4 Stars, Highly Recommended! “Notes and Letters” is a four-character musical, centered around the lives of two couples who live in Chicago between 1916 and 1918. This world premiere presentation is nicely written by Annabelle Lee Revak and is a combination romantic comedy/drama that is based in part on a true story, having to do with a small downtown shop, called Williams’ Custom Pianos. What is most impressive about this show is that Revak not only wrote the script but all the original songs and music. Her lyrics are heartfelt, and the musical style she employs (e.g., the beginnings of ragtime and jazz) is appropriate for that era and moves the action along. Above all, the romantic scenes that she portrays are cleverly-inspired, and the actors’ expressive body language makes them sensational. Due to the fine directing by Leah Geis, the characters utilize all parts of the small stage and skillfully interact with one another. There is not a dull moment during the entire two hours and ten minutes, including intermission.
The story is about a young man Joe Loula (Sam Martin), who is a recent immigrant from Prague, Czechoslovakia. He has come to the United States to escape the war in Europe and has brought along his skills as a carpenter and furniture builder. By means of happenstance, Joe meets Charlie (Michael Mejia) on the street as he looks for work in Chicago. Even though Joe has never built a piano before, Charlie immediately hires him, because he is desperate for help when there are so many customer orders. At the shop, Joe meets Charlie’s girlfriend Nora (Caitlin Dobbins), who supports herself by tending bar at the Green Mill but who also wants to help Charlie succeed in his business. Charlie, however, says that he can easily handle the clerical tasks and finances and rebuffs her wanting to become his business partner, even though it’s clear that they are already romantic partners. Nora’s best friend is Olivia (Katy Campbell), who Charlie has previously taken under his wing, just as he has recently done with Joe. Olivia is a composer in her own right, loves playing the piano, and wonders if her music is any good. (This part made me wonder if the playwright, who is also female and a musician, was projecting a lot of her own angst about success and failure onto this character, but I digress.) The bottom line is that Charlie and Nora want to push Joe and Olivia together. However, Joe never mentions that he has left his fiancé Marge behind in the Old Country. And suddenly, now he is in love with two women, half a world apart. He interacts with Olivia through her (musical) notes, whereas he stays in touch with Marge through her letters.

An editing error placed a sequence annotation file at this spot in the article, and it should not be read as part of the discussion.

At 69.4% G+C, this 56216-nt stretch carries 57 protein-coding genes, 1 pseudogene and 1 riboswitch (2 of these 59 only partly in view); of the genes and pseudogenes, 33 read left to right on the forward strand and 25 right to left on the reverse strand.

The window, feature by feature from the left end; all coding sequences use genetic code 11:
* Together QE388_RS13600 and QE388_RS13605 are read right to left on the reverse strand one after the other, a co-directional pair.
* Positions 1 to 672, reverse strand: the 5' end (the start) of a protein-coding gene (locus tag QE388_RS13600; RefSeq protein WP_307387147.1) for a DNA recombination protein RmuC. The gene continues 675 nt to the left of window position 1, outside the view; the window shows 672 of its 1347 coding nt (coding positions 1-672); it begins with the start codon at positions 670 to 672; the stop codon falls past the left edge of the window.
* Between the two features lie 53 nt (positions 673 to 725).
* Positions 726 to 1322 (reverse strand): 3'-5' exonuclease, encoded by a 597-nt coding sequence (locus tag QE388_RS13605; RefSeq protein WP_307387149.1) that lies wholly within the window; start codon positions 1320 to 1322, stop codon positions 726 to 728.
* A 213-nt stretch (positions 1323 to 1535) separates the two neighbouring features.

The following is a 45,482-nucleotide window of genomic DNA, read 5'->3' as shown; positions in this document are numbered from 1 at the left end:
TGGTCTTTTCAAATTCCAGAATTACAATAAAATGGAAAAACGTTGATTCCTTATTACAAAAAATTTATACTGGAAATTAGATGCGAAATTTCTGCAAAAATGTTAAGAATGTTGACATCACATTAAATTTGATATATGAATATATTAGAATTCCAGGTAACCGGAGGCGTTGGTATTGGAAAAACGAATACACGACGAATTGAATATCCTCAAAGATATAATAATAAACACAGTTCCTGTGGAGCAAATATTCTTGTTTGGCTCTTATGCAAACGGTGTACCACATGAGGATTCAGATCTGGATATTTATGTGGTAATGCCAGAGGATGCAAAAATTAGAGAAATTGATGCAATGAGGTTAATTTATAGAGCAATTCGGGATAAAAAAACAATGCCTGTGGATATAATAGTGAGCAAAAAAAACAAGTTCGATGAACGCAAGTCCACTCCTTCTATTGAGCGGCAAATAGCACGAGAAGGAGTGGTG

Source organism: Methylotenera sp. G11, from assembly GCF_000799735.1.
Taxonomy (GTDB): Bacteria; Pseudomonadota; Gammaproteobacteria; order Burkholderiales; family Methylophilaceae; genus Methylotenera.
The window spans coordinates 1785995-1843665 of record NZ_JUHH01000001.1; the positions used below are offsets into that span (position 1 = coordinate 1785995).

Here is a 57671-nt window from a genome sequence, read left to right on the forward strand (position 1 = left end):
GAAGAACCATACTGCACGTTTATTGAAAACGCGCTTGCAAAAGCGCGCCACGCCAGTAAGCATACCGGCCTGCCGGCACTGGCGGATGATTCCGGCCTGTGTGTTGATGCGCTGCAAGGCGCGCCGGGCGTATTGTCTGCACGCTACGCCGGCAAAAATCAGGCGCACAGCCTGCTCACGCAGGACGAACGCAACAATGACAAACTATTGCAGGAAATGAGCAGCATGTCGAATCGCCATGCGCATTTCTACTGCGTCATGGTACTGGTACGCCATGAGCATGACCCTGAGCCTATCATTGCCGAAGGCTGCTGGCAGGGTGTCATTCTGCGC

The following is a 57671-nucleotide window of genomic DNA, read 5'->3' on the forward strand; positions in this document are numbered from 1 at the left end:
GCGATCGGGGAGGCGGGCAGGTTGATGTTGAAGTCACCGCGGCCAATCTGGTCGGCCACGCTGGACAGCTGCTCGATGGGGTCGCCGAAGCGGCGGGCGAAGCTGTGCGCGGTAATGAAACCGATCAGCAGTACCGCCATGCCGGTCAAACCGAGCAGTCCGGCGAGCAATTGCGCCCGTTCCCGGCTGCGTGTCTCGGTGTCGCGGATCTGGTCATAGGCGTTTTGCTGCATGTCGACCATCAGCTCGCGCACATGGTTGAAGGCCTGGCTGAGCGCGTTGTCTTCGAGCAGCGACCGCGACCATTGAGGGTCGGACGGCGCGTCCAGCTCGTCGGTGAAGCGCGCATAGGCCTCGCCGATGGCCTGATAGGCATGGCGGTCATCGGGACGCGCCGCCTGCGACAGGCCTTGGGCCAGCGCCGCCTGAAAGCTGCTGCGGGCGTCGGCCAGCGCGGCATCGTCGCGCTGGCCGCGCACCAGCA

Thanks to choreographer and artistic consultant Ebrin R. Stanley, the early twentieth century song and dance numbers shine with five-star brilliance. The musical performance in and of itself is wonderful, in large part due to the hard work of music director and pianist Anna Wegener, together with drummer Anthony Scandora and upright bass player Abigail Cline. Some of the more memorable parts are the two and four voice blends. While all the cast members do a fine job singing, I was particularly fond of Campbell’s voice. Scenic design by Rebekah Clark and props design by Kathryn Healy are excellent for such a small stage. The array of sheet music and posters on the walls gives the set a sense of place and space and could not have been done any better. Having two pianos on stage works well. And the abundance of wood in the room makes for an authentic-looking setting. Costume design by Christina Leinicke is definitely characteristic of the era, and the clothes are beautifully constructed.